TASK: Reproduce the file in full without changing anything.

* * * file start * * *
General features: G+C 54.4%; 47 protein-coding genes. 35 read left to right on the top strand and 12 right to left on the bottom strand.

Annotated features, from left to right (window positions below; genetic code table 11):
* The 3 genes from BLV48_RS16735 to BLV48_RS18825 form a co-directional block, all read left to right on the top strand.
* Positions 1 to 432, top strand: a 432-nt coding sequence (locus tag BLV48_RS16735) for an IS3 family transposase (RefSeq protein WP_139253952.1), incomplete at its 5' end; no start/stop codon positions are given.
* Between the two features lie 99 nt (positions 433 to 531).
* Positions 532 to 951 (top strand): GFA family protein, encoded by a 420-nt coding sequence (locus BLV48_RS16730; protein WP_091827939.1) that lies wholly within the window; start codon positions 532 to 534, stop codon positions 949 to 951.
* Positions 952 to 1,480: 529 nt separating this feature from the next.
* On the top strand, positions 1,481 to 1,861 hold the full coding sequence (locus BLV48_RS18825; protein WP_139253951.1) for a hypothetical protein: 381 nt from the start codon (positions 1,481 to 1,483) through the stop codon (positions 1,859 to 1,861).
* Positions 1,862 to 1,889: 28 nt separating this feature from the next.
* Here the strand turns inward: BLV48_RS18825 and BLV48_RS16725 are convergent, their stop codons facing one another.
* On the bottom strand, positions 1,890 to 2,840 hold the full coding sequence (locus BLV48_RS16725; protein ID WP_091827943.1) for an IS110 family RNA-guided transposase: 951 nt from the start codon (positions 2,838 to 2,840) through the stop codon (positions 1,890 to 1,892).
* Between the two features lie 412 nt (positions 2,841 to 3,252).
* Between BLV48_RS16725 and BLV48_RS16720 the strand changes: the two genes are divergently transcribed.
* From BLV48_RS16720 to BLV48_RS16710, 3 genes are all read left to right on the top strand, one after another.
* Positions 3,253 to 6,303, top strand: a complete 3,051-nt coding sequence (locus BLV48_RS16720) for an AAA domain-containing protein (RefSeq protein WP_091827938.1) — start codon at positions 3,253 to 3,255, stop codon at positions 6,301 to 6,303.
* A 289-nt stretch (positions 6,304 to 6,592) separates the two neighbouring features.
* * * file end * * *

General features: G+C 54.4%; 47 protein-coding genes. 35 read left to right on the top strand and 12 right to left on the bottom strand.

Annotated features, from left to right (window positions below; genetic code table 11):
* The 3 genes from BLV48_RS16735 to BLV48_RS18825 form a co-directional block, all read left to right on the top strand.
* Positions 1 to 432, top strand: a 432-nt coding sequence (locus tag BLV48_RS16735) for an IS3 family transposase (RefSeq protein WP_139253952.1), incomplete at its 5' end; no start/stop codon positions are given.
* Between the two features lie 99 nt (positions 433 to 531).
* Positions 532 to 951 (top strand): GFA family protein, encoded by a 420-nt coding sequence (locus BLV48_RS16730; protein WP_091827939.1) that lies wholly within the window; start codon positions 532 to 534, stop codon positions 949 to 951.
* Positions 952 to 1,480: 529 nt separating this feature from the next.
* On the top strand, positions 1,481 to 1,861 hold the full coding sequence (locus BLV48_RS18825; protein WP_139253951.1) for a hypothetical protein: 381 nt from the start codon (positions 1,481 to 1,483) through the stop codon (positions 1,859 to 1,861).
* Positions 1,862 to 1,889: 28 nt separating this feature from the next.
* Here the strand turns inward: BLV48_RS18825 and BLV48_RS16725 are convergent, their stop codons facing one another.
* On the bottom strand, positions 1,890 to 2,840 hold the full coding sequence (locus BLV48_RS16725; protein ID WP_091827943.1) for an IS110 family RNA-guided transposase: 951 nt from the start codon (positions 2,838 to 2,840) through the stop codon (positions 1,890 to 1,892).
* Between the two features lie 412 nt (positions 2,841 to 3,252).
* Between BLV48_RS16725 and BLV48_RS16720 the strand changes: the two genes are divergently transcribed.
* From BLV48_RS16720 to BLV48_RS16710, 3 genes are all read left to right on the top strand, one after another.
* Positions 3,253 to 6,303, top strand: a complete 3,051-nt coding sequence (locus BLV48_RS16720) for an AAA domain-containing protein (RefSeq protein WP_091827938.1) — start codon at positions 3,253 to 3,255, stop codon at positions 6,301 to 6,303.
* A 289-nt stretch (positions 6,304 to 6,592) separates the two neighbouring features.